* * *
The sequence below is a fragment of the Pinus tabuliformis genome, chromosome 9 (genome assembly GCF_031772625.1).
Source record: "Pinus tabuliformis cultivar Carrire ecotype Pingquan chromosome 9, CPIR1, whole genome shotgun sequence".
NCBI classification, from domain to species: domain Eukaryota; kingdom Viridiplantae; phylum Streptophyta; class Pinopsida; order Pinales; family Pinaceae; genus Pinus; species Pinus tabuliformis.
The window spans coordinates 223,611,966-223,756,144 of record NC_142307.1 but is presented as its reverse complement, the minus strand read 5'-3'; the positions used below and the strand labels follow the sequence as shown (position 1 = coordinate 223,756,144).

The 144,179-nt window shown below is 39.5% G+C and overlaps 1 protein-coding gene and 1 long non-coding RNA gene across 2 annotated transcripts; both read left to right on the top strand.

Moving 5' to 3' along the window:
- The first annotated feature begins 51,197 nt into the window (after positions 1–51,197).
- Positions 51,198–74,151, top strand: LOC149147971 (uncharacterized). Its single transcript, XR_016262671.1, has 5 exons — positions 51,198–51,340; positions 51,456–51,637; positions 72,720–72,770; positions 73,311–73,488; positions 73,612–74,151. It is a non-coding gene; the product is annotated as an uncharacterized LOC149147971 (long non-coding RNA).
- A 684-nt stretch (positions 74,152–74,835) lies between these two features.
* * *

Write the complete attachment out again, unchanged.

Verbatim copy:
The sequence below is a fragment of the Pinus tabuliformis genome, chromosome 9 (genome assembly GCF_031772625.1).
Source record: "Pinus tabuliformis cultivar Carrire ecotype Pingquan chromosome 9, CPIR1, whole genome shotgun sequence".
NCBI classification, from domain to species: domain Eukaryota; kingdom Viridiplantae; phylum Streptophyta; class Pinopsida; order Pinales; family Pinaceae; genus Pinus; species Pinus tabuliformis.
The window spans coordinates 223,611,966-223,756,144 of record NC_142307.1 but is presented as its reverse complement, the minus strand read 5'-3'; the positions used below and the strand labels follow the sequence as shown (position 1 = coordinate 223,756,144).

The 144,179-nt window shown below is 39.5% G+C and overlaps 1 protein-coding gene and 1 long non-coding RNA gene across 2 annotated transcripts; both read left to right on the top strand.

Moving 5' to 3' along the window:
- The first annotated feature begins 51,197 nt into the window (after positions 1–51,197).
- Positions 51,198–74,151, top strand: LOC149147971 (uncharacterized). Its single transcript, XR_016262671.1, has 5 exons — positions 51,198–51,340; positions 51,456–51,637; positions 72,720–72,770; positions 73,311–73,488; positions 73,612–74,151. It is a non-coding gene; the product is annotated as an uncharacterized LOC149147971 (long non-coding RNA).
- A 684-nt stretch (positions 74,152–74,835) lies between these two features.